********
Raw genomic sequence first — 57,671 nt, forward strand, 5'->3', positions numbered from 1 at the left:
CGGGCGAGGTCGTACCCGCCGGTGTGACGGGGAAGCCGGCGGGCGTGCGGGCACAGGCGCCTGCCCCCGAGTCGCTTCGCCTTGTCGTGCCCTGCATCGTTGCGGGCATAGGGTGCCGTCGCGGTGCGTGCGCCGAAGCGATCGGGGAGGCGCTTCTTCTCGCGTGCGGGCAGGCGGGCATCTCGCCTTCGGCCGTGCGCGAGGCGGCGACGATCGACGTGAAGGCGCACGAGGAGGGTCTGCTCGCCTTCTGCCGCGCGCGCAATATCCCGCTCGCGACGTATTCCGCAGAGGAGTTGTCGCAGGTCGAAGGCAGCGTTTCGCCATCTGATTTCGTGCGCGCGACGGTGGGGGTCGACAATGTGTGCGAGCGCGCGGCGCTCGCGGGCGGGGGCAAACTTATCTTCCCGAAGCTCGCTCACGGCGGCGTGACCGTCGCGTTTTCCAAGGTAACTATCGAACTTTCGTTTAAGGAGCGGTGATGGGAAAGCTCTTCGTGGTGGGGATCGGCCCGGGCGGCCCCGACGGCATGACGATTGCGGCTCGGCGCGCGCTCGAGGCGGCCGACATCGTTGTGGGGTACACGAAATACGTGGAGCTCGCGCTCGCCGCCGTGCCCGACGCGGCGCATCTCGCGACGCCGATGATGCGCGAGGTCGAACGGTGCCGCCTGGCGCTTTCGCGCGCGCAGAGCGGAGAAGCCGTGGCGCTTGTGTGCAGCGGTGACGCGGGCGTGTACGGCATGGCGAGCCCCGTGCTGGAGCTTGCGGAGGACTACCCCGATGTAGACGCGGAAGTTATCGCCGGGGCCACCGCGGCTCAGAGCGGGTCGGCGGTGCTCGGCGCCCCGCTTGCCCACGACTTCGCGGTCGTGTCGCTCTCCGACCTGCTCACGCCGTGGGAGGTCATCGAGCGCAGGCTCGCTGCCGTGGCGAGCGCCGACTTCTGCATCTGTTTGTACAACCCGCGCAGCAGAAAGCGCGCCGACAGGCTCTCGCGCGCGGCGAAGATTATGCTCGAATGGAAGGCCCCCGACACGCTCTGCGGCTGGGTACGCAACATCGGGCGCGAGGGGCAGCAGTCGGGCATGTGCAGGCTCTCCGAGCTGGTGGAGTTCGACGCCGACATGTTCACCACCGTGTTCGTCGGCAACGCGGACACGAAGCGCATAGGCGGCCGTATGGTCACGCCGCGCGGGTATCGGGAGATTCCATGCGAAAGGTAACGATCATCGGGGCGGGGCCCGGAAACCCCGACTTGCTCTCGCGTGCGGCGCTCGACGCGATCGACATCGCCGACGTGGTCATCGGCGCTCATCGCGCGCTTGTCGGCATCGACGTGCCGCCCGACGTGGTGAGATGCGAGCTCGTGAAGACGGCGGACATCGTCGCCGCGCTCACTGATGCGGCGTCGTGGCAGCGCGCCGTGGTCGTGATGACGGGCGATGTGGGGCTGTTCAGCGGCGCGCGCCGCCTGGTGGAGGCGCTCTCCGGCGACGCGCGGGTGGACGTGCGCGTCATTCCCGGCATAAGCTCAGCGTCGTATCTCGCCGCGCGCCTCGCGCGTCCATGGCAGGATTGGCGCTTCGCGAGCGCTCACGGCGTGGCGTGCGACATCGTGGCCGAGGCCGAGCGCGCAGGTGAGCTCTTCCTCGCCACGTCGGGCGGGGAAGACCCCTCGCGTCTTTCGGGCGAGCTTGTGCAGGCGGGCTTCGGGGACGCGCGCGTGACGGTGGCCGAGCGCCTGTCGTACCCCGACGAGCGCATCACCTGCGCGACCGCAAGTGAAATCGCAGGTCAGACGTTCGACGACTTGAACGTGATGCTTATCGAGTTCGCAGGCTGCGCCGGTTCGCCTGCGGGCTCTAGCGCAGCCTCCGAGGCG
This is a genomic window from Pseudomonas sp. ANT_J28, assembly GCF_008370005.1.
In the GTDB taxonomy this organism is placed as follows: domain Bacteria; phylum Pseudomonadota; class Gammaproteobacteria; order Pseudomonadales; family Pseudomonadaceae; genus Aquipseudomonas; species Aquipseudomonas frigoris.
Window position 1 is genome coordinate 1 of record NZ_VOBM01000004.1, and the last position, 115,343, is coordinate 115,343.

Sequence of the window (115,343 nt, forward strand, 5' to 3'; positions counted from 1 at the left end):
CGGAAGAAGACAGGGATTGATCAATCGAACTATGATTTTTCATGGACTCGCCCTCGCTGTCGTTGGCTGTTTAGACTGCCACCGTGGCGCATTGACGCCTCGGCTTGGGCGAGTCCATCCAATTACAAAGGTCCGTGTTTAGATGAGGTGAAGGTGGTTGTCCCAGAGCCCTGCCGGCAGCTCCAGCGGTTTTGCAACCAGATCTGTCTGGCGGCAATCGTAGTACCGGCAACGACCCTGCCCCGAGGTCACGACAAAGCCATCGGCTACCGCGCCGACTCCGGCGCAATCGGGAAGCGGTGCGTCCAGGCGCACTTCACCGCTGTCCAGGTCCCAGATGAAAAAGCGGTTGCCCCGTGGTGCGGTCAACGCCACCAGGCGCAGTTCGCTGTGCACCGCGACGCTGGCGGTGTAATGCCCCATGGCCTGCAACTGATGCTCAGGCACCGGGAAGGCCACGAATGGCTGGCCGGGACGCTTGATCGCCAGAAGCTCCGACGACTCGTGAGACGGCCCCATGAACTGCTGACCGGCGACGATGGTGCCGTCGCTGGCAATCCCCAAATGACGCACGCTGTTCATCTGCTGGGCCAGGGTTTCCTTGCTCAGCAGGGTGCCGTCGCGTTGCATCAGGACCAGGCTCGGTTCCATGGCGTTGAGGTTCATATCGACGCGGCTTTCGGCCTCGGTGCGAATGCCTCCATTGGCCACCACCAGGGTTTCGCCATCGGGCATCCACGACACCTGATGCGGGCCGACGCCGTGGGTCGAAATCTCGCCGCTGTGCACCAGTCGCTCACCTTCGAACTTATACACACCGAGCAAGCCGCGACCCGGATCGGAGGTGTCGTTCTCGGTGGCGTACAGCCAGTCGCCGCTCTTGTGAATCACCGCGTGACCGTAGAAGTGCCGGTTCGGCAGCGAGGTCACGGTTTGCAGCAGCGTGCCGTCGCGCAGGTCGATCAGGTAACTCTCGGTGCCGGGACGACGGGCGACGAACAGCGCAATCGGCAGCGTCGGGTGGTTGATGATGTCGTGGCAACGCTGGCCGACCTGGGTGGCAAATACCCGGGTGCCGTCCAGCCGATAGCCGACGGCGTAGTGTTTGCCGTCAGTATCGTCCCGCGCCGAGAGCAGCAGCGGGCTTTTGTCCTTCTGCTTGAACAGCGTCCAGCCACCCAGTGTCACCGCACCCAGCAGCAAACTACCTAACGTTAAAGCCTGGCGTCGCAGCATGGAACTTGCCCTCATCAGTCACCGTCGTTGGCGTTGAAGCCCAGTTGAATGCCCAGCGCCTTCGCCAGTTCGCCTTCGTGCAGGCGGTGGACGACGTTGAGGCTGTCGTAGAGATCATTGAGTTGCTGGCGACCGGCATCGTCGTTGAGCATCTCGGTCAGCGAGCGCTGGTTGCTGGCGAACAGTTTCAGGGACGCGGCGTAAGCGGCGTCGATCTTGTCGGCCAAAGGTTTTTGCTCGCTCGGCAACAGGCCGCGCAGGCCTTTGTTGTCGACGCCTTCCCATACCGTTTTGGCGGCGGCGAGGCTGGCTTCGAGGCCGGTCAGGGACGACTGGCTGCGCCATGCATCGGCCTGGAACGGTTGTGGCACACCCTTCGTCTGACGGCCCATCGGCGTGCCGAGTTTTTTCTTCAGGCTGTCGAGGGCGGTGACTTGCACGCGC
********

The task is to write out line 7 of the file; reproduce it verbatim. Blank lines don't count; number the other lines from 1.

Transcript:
CGGAAGAAGACAGGGATTGATCAATCGAACTATGATTTTTCATGGACTCGCCCTCGCTGTCGTTGGCTGTTTAGACTGCCACCGTGGCGCATTGACGCCTCGGCTTGGGCGAGTCCATCCAATTACAAAGGTCCGTGTTTAGATGAGGTGAAGGTGGTTGTCCCAGAGCCCTGCCGGCAGCTCCAGCGGTTTTGCAACCAGATCTGTCTGGCGGCAATCGTAGTACCGGCAACGACCCTGCCCCGAGGTCACGACAAAGCCATCGGCTACCGCGCCGACTCCGGCGCAATCGGGAAGCGGTGCGTCCAGGCGCACTTCACCGCTGTCCAGGTCCCAGATGAAAAAGCGGTTGCCCCGTGGTGCGGTCAACGCCACCAGGCGCAGTTCGCTGTGCACCGCGACGCTGGCGGTGTAATGCCCCATGGCCTGCAACTGATGCTCAGGCACCGGGAAGGCCACGAATGGCTGGCCGGGACGCTTGATCGCCAGAAGCTCCGACGACTCGTGAGACGGCCCCATGAACTGCTGACCGGCGACGATGGTGCCGTCGCTGGCAATCCCCAAATGACGCACGCTGTTCATCTGCTGGGCCAGGGTTTCCTTGCTCAGCAGGGTGCCGTCGCGTTGCATCAGGACCAGGCTCGGTTCCATGGCGTTGAGGTTCATATCGACGCGGCTTTCGGCCTCGGTGCGAATGCCTCCATTGGCCACCACCAGGGTTTCGCCATCGGGCATCCACGACACCTGATGCGGGCCGACGCCGTGGGTCGAAATCTCGCCGCTGTGCACCAGTCGCTCACCTTCGAACTTATACACACCGAGCAAGCCGCGACCCGGATCGGAGGTGTCGTTCTCGGTGGCGTACAGCCAGTCGCCGCTCTTGTGAATCACCGCGTGACCGTAGAAGTGCCGGTTCGGCAGCGAGGTCACGGTTTGCAGCAGCGTGCCGTCGCGCAGGTCGATCAGGTAACTCTCGGTGCCGGGACGACGGGCGACGAACAGCGCAATCGGCAGCGTCGGGTGGTTGATGATGTCGTGGCAACGCTGGCCGACCTGGGTGGCAAATACCCGGGTGCCGTCCAGCCGATAGCCGACGGCGTAGTGTTTGCCGTCAGTATCGTCCCGCGCCGAGAGCAGCAGCGGGCTTTTGTCCTTCTGCTTGAACAGCGTCCAGCCACCCAGTGTCACCGCACCCAGCAGCAAACTACCTAACGTTAAAGCCTGGCGTCGCAGCATGGAACTTGCCCTCATCAGTCACCGTCGTTGGCGTTGAAGCCCAGTTGAATGCCCAGCGCCTTCGCCAGTTCGCCTTCGTGCAGGCGGTGGACGACGTTGAGGCTGTCGTAGAGATCATTGAGTTGCTGGCGACCGGCATCGTCGTTGAGCATCTCGGTCAGCGAGCGCTGGTTGCTGGCGAACAGTTTCAGGGACGCGGCGTAAGCGGCGTCGATCTTGTCGGCCAAAGGTTTTTGCTCGCTCGGCAACAGGCCGCGCAGGCCTTTGTTGTCGACGCCTTCCCATACCGTTTTGGCGGCGGCGAGGCTGGCTTCGAGGCCGGTCAGGGACGACTGGCTGCGCCATGCATCGGCCTGGAACGGTTGTGGCACACCCTTCGTCTGACGGCCCATCGGCGTGCCGAGTTTTTTCTTCAGGCTGTCGAGGGCGGTGACTTGCACGCGC